In the first round-robin match of the 2008 WTA Tour Championships held in Doha, Qatar, Janković saw off Ana Ivanović, for the first time since the 2006 East West Bank Classic in Los Angeles. This was also her first win at a WTA Tour Championships event. In the second round-robin match she beat Svetlana Kuznetsova 7–6, 6–4, thus confirming her place in the semifinals. She lost her third round-robin match, which would determine whether she played Elena Dementieva or Venus Williams, to Vera Zvonareva, 2–6, 6–3, 6–4. She lost in the semifinals, to Williams, 6–2, 2–6, 6–3, and ended the year as World No. 1. Jankovic was later named the ITF World Champion for her performances in 2008.

Janković started the year at the JB Group Classic, an exhibition prior to the Australian Open. She was the top seed of Team Europe. She started by winning a doubles match in which she was paired with Portuguese player Michelle Larcher de Brito. The team defeated Team Americas' World No. 6 Venus Williams and newcomer to the women's tour, Coco Vandeweghe, 6–4, 7–5. Janković then lost to Williams in singles 6–2, 6–2. Janković later withdrew from the remainder of the tournament because of illness.

Janković was seeded first at the Australian Open in Melbourne, defeating Yvonne Meusburger in the first round and hitting 27 winners to Meusburger's three. Janković then beat Belgian Kirsten Flipkens in the second round and Ai Sugiyama in the third round. Sixteenth-seeded Marion Bartoli of France then upset Janković in the fourth round 6–1, 6–4. Bartoli hit 34 winners compared to Janković's 17 and won 81% of her first serve points compared to Janković's 56%. Janković lost her World No. 1 ranking to Serena Williams as a result.

Her next Women's Tennis Association event was the Open GDF SUEZ tournament in Paris, where she entered as a wildcard and was the second seeded player. In the first round, Janković beat Francesca Schiavone and in the second round, she beat Li Na. In the quarterfinals, she beat fifth-seeded Alizé Cornet 5–7, 6–4, 6–4 but then lost to Amélie Mauresmo in the semifinals 6–2, 0–6, 6–1.

Janković had a first round bye at the Barclays Dubai Tennis Championships, where she was seeded third. She was upset by Kaia Kanepi in the third round, 6–2, 7–5, in what she called "the worst match of my career". She was the second seeded player at the BNP Paribas Open in Indian Wells, California, a Premier Mandatory tournament. She received a bye in the first round before losing in the second round to Anastasia Pavlyuchenkova 6–4, 6–4. After the match, she conceded that she has been struggling with her confidence, saying "I need a lot of work". Janković then lost in the second round of the next Premier Mandatory tournament, the Sony Ericsson Open in Key Biscayne, Florida, to Gisela Dulko 6–4, 7–6(5) after Janković failed to hold leads of 5–2 in the second set and 5–2 in the tiebreaker.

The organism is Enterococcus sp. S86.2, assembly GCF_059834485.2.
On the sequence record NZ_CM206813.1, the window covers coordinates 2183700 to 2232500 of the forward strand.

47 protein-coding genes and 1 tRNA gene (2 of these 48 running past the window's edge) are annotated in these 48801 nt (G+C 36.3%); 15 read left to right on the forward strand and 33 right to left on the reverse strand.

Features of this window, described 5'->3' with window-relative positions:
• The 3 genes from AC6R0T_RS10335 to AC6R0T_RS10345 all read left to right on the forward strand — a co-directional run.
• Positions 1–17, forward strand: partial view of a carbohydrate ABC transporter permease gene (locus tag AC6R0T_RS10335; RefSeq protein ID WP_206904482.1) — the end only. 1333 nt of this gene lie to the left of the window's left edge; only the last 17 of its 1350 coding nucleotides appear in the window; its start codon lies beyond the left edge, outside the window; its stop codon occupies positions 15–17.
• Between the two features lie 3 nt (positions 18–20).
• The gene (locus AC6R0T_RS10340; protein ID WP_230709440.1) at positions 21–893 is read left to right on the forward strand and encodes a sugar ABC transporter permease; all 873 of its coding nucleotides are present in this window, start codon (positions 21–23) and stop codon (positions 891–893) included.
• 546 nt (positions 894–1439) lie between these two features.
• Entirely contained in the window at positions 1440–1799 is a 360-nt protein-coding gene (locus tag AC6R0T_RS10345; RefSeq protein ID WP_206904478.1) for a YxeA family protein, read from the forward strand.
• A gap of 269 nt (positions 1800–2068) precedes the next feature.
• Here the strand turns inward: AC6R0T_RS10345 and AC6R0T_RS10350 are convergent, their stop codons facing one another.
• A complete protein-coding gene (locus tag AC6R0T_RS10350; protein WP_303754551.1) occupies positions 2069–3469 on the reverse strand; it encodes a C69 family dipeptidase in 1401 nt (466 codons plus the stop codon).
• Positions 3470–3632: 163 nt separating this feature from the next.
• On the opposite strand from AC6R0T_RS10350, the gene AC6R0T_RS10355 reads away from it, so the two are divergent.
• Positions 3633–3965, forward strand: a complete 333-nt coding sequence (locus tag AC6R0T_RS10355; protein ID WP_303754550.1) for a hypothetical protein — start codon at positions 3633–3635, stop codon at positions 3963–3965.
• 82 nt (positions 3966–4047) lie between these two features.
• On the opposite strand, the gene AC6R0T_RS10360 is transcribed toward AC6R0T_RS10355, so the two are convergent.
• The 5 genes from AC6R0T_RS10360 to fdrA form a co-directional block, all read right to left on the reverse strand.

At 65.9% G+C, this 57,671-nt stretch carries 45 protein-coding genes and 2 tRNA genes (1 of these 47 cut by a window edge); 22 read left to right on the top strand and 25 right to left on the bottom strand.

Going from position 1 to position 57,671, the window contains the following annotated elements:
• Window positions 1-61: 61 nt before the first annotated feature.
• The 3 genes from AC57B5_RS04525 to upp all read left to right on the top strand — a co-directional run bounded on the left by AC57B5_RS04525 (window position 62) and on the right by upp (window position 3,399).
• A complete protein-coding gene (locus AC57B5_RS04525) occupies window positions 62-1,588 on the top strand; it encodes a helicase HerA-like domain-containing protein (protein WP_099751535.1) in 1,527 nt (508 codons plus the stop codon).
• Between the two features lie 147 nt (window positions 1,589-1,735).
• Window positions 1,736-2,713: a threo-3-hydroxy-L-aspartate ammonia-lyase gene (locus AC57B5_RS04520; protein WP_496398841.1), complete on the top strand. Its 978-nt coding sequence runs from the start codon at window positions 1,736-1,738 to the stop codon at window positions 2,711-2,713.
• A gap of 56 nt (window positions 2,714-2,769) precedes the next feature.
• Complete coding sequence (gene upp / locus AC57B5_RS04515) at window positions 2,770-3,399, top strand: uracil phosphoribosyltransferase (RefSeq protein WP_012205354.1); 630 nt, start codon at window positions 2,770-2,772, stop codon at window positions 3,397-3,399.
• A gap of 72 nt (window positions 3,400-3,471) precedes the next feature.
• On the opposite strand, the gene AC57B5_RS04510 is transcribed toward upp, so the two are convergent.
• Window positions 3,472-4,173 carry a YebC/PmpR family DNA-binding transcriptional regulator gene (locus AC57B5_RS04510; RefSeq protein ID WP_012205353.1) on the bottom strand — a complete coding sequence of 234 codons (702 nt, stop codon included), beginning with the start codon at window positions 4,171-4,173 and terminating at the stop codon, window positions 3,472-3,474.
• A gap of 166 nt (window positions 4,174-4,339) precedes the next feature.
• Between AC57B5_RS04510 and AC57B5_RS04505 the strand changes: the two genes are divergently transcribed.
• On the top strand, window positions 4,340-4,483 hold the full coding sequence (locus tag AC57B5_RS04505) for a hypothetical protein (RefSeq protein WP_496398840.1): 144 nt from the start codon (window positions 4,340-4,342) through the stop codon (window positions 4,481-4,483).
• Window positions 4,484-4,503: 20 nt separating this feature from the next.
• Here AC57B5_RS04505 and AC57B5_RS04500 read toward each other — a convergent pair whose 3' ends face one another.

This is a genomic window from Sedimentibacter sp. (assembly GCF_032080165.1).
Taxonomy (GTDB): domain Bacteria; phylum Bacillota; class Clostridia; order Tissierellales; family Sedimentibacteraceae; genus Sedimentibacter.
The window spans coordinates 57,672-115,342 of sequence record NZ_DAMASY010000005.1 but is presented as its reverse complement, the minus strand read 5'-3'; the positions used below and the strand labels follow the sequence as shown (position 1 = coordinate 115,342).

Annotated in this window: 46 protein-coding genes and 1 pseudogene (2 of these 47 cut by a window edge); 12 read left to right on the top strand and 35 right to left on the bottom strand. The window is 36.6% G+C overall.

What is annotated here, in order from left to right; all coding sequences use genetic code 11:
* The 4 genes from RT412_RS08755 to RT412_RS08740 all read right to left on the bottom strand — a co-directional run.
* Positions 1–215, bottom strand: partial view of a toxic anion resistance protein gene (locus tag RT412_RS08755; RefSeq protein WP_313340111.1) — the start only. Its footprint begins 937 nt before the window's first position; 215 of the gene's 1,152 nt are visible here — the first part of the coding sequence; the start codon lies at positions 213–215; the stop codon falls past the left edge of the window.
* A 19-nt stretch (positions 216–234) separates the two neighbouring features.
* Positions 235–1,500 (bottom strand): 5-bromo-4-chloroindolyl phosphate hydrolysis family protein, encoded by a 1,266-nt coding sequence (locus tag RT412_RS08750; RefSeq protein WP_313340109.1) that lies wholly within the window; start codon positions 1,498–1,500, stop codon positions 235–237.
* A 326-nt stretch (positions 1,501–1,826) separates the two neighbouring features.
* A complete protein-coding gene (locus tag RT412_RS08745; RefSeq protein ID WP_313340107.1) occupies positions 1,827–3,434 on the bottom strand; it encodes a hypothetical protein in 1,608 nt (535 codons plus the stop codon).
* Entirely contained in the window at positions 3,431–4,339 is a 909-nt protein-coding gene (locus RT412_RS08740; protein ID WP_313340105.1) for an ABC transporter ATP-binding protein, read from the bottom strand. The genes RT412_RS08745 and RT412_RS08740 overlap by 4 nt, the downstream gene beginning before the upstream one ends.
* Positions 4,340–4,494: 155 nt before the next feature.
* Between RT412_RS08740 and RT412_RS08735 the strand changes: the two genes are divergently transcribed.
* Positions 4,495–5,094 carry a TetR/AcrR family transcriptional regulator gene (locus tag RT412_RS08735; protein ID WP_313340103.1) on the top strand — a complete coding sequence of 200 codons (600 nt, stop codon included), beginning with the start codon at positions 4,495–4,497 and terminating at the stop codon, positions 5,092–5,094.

Janković was born in Belgrade, in then Yugoslavia, now Serbia, as the third child of Veselin and Snežana Janković, both economists. Her mother is from Serbia and her father is from Montenegro (Vasojevići clan). She also has two brothers, Marko and Stefan. She is a student at the Megatrend University in Belgrade, studying economics; however, she has put her course of study on indefinite hold as she continues to pursue her tennis career. She trained at tennis club "Crvena Zvezda".

At Wimbledon 2007, in a mixed doubles match at the semi-final stage she invited a ballboy to come and sit with her and began asking him questions, much to the crowd's amusement. Though the boy was clearly enjoying himself, he swiftly jumped out of the chair when Jamie Murray returned from his toilet break. The British press have linked Janković and Murray romantically but she has remained coy about their relationship, though she joked in interviews that she used kisses as a way of motivating the Scot.

Off-court, Janković has done work in film, starring in Jelenin svet (Jelena's World) in 2008, a documentary about her life. Janković portrayed herself; Justine Henin, Svetlana Kuznetsova, Ana Ivanović and other notable players also featured. In September 2008, Janković announced that she has been dating Montenegrian water polo player Mlađan Janović since August 2008. The pair had been dating since the 2008 Summer Olympics.

On December 5, 2007, Janković became a UNICEF National Ambassador for Serbia, for Children's Fund. "I am happy to have become a UNICEF ambassador for Serbia. This is a great honour for me and I will try to justify the role that has been given to me", she said. Janković is the second Serbian tennis star to have volunteered to help promote the rights of children and collect funds for UNICEF after Ana Ivanović became an ambassador in September.

Janković had endorsed Reebok sportswear, and had her own line with them for her tournament wear, but now is with ANTA Sports. Janković also has an endorsement with Prince Sports and now uses the Prince O3 Speedport Pro White Racquet after formerly using the Prince O3 Red Racquet. She is the face of the Serbian fashion design company Mona with her own line of clothing. Janković recently signed up to endorse Aqua Viva Hydroactive Water. Her picture will appear on the bottles for a limited timeand she will now feature in a TV advertisement. She is also Face of new Orbit endorsement.

To help interpret the performance table, the legend below explains what each abbreviation and color coded box represents in the performance timeline.

To prevent confusion and double counting, information in this table is updated only once a tournament or the player's participation in the tournament has concluded. This table is current through the Sony Ericsson Open in Key Biscayne, Florida, which ended April 5, 2009.

Players who have been ranked World No. 1 are in boldface.

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Source : Wikipedia